Subscribe and track India like never before..

Get full online access to
Civil Society magazine.

Already a subscriber? Login


Comment here

Relief for dry eyes

Published: Jun. 15, 2017
Updated: Jul. 28, 2017

I have been working with a call centre in Gurgaon for five years. Almost 90 percent of my time is spent at my desk, staring at my computer screen. I find my eyes have become dry and itchy and it is difficult to wear my contact lenses. So I have reverted to wearing spectacles.

Shweta Rajpal


Dry eye syndrome sees a generalised decrease in the production of tears qualitatively and quantitatively.


Those with dry eyes commonly experience persistent dryness, itching and burning sensation in the eyes, sometimes accompanied by pain, redness and irritation. They usually complain of a feeling of having a foreign body in their eyes. Some may even experience sensitivity towards light and blurred vision.


Diminished secretion or faster evaporation of tears is the prime cause. Advanced age, hormonal changes and damage to tear glands may also be some common causes.

Insufficient blinking of eyes is also one of the reasons. Continuous staring at the television or computer screen for long hours worsens the condition.

Use of contact lenses may also cause dry eyes.

Living in dry, dusty, windy and hot climate or over-exposure to pollution, an air conditioned room or dry heating systems can result in dry eye syndrome.

Certain medications like decongestants, anti-histamines, anti-depressants, tranquilizers or birth control pills may lead to dry eyes.

Some health conditions like Bell’s palsy and rheumatoid arthritis may also result in dry eyes.

Lifestyle changes:

Adequate consumption of water will be helpful. Try to drink at least 8-10 glasses of water a day.

Rubbing of eyes should be avoided as much as possible.

Avoid exposure to dry air as it hastens evaporation of existing tears. Prolonged exposure to air-conditioned environments can also aggravate dry eyes, as this air is drier than natural air.

Indoor humidifiers / air cleaners can be helpful to a certain extent.

Wash your eyes twice daily. Blink 10-15 times in eye cups filled with filtered triphala decoction. You can make triphala decocotion by boiling one teaspoon coarse powder of triphala in 100 ml water and then reducing the water to half. Filter the water using a triple layered muslin cloth or filter paper to get sediment-free triphala decoction. Wipe your eyes with a soft towel.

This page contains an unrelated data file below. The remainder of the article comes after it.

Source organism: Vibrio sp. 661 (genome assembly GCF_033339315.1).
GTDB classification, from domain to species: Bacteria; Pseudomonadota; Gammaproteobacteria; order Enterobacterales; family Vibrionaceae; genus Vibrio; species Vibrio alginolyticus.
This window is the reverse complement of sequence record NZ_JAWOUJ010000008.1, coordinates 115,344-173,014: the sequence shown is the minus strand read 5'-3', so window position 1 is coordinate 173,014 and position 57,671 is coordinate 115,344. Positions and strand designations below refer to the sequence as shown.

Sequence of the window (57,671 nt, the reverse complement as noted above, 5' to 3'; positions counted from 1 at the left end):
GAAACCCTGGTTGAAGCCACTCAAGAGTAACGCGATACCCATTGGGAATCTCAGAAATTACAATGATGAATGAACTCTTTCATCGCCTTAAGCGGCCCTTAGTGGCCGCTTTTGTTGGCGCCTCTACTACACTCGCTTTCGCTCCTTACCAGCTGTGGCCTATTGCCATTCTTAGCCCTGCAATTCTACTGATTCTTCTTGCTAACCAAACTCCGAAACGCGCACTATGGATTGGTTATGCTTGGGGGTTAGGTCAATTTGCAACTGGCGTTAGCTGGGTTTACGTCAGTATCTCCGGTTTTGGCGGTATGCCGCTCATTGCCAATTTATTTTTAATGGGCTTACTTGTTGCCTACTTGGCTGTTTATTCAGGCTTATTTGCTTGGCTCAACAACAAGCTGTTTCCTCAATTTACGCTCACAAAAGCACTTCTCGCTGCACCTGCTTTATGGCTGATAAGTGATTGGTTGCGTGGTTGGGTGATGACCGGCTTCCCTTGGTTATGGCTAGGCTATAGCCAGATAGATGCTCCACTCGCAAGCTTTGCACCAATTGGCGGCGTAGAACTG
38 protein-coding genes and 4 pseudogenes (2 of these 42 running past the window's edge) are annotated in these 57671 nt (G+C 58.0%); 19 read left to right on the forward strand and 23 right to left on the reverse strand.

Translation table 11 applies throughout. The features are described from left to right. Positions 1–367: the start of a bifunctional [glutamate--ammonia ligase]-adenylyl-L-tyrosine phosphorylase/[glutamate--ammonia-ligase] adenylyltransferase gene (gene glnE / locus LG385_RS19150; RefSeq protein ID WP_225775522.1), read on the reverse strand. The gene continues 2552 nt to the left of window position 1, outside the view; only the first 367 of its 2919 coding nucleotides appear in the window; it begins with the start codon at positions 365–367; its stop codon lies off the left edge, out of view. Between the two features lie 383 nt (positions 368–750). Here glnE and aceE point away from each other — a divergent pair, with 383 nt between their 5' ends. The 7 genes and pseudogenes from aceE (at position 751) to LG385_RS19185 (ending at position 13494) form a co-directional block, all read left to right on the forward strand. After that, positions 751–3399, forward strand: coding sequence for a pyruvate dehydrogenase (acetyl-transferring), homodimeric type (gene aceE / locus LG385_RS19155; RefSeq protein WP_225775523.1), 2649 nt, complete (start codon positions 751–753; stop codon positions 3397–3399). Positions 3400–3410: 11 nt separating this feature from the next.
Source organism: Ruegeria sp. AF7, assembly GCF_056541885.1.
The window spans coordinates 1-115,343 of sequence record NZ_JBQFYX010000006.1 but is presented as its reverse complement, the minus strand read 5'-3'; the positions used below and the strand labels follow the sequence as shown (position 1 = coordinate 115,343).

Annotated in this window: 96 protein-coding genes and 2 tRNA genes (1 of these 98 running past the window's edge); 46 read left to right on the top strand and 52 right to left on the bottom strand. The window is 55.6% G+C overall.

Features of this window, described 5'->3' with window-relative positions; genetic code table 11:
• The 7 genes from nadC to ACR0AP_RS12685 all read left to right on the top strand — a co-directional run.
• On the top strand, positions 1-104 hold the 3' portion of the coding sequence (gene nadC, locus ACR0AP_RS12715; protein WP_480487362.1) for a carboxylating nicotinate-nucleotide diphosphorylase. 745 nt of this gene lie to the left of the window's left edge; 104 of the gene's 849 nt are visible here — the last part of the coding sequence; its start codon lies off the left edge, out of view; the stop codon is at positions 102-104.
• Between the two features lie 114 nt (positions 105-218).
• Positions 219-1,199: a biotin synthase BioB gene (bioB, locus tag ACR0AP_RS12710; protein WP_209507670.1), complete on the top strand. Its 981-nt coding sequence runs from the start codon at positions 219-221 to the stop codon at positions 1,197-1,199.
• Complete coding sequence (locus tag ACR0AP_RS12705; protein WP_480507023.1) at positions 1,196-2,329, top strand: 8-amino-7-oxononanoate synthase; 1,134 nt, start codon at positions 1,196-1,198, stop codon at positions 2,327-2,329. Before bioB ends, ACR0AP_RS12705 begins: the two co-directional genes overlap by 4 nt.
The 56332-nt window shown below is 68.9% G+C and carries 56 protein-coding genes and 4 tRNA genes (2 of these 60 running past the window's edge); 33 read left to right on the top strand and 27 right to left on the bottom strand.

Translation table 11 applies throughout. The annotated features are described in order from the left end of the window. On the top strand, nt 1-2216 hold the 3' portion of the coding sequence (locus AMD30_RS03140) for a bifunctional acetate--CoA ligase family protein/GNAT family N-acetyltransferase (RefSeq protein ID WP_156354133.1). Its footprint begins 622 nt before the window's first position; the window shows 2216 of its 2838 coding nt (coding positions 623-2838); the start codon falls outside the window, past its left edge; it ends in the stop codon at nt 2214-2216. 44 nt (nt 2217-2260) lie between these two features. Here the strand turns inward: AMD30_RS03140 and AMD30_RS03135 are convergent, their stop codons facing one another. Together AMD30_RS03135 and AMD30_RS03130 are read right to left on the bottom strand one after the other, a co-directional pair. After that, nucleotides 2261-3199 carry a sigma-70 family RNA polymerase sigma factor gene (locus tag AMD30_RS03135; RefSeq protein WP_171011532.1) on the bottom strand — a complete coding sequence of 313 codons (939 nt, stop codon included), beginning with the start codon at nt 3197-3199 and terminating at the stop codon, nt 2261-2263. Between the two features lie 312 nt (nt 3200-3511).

After the eye-wash procedure, place sterile pads dipped in rose water or cow’s milk or thin slices of cucumber over the eyes for about 10 minutes.

People who work for long hours on computers and those who watch television for longer duration usually complain of dry eyes. Every 30 minutes, look away from the computer and ‘palm’ your eyes.


Rub both your palms together quickly for about five-six seconds to generate warmth.

Close your eyes and gently place your warm palms over the eyes for about a minute. Do not press the eyes — just let the palms gently rest there. Breathe in and out slowly.

Repeat two-three times.

Nutrition / Supplements:

Regular consumption of grapes and carrots will be helpful. Dry eyes are indirectly caused by a lack of essential fatty acids in the diet. Consumption of cow-milk ghee, almonds, walnuts, sesame, flax seeds and whole grains will help keep dry eyes at bay!


As per Ayurveda, every patient suffering from dry eye syndrome needs a different approach as each individual’s etiology and pathology differ. However, the following medicines should generally help in relieving dry eyes:

Triphala ghrita (Kottakkal Arya Vaidya Sala) — 5 ml twice daily followed by 30 ml of hot water, preferably on an empty stomach;

Eye drops — Ophthacare (Himalaya) / Itone (Dey’s) — 2-3 drops in each eye, three-four times daily or during an emergency would be helpful.

In extreme cases, a specialised Ayurvedic therapy called netra tarpana done with a suitable medicated ghee helps relieve the symptoms.   


Dr Srikanth is a postgraduate in Ayurveda and has been a consulting physician for the past 17 years. He is currently  National Manager, Scientific Services,  at The Himalaya Drug Company.



Currently there are no Comments. Be first to write a comment!